What tool can you not live without in your studio?
Ellen: Believe it or not, the tool I can’t live without in my studio, no matter what art form I’m working with, is my phone. I am always listening to audio books to keep my conscious mind busy so that my right brain can take over creating, which allows me to stay focused. I’ve used movies or audio books as long as I can remember to help still the “monkey mind,” to go into what I call “Lala land.” Once I get totally immersed in my art, I don’t hear anything or think of anything other than what I’m doing, but I need that distraction to help me get there.
Shanda: I would be lost without the lowly, underappreciated, taken-for-granted, mighty pencil and pen! They start with a point that becomes a line or a word that becomes an idea. That is magic!
Mary Jo: My favorite tool right now is a set of oil-based sharpies. I purchased them to paint rocks and discovered I loved using them on canvas. The repetitive motion of making dots was soothing, and I was delighted to see the emerging colors and images.
Mary: The tool I CANNOT live without is obviously my CAMERA! If I ever leave home without it (which isn’t very often), it never seems to fail that I see something I NEED a picture of. When all I have is my phone camera, I am bummed out for the rest of the day that I missed an opportunity! I guess I have to admit that I have a tinge of obsessive-compulsiveness with my photography.
What do you enjoy doing outside of your studio practice?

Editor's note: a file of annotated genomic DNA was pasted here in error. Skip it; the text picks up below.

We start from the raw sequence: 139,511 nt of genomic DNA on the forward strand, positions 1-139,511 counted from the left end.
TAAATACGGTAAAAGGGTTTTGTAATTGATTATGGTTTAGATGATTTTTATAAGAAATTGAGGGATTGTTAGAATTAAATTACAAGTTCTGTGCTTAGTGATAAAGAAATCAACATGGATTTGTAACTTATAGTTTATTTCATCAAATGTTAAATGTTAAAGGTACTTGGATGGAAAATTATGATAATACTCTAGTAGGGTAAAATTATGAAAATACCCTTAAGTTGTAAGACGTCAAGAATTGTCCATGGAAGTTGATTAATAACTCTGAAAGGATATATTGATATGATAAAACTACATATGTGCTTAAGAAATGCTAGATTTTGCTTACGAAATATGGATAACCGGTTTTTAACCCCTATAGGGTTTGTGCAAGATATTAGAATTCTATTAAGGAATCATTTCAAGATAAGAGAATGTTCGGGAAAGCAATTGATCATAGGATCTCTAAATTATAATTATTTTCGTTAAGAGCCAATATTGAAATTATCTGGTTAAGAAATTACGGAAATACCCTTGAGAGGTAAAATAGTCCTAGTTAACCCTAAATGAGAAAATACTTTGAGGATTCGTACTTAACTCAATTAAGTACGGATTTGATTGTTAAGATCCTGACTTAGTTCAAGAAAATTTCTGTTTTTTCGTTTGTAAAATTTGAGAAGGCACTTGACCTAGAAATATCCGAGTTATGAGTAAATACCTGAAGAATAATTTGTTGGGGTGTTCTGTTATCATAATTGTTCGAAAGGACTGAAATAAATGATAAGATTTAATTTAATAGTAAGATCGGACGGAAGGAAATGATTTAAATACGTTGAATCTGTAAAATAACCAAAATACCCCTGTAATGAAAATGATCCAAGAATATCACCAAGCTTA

Ellen: I’m almost always working on some form of art in my free time. Even when I’m just watching a movie, I’m working a project. Otherwise, I’m reading or listening to audio books, online gaming or gardening.
Shanda: I enjoy spending time with family and friends. I like being outdoors on a lake paddling, hiking or skiing down a trail, or working in the garden. I also look forward to taking road trips, camping, and exploring new places. Listening, playing, and singing music are favorites along with going to music festivals. Journaling, reading, and drawing are part of my daily life, but creative and healthy cooking/eating and trying a variety of ethnic restaurants are fun (food) adventures, too.
Mary: Along with photography, I also love music! I grew up in a home where classical music was playing every night, including my dad playing it on the piano. (I also took lessons for 5 years.) He had our family of 5 kids singing all the time, too—around the campfire with his harmonica on all of our camping trips and whenever we were driving ANYwhere in the car (even if it was just 10 minutes). We could hardly all get settled before he’d be exclaiming, “What do you kids want to sing?” (Often the vote was “Do Re Mi” from The Sound of Music because we had all the musicals memorized) My sisters and I even sang ourselves to sleep every night for years. I also enjoyed being in my high school’s Swing Choir, then in community choir groups in college, and now with the Crow River Singers in Hutchinson. I appreciate all genres of music, including some loud punk groups as my son is a musician—guitar player and song writer—who plays in a couple of punk bands. I love hearing any live band whenever I get the chance!
Sticks and Stones is on view December 10, 2019 – January 17, 2020.
A public reception for the artists will be held on December 12, 6 – 7:30.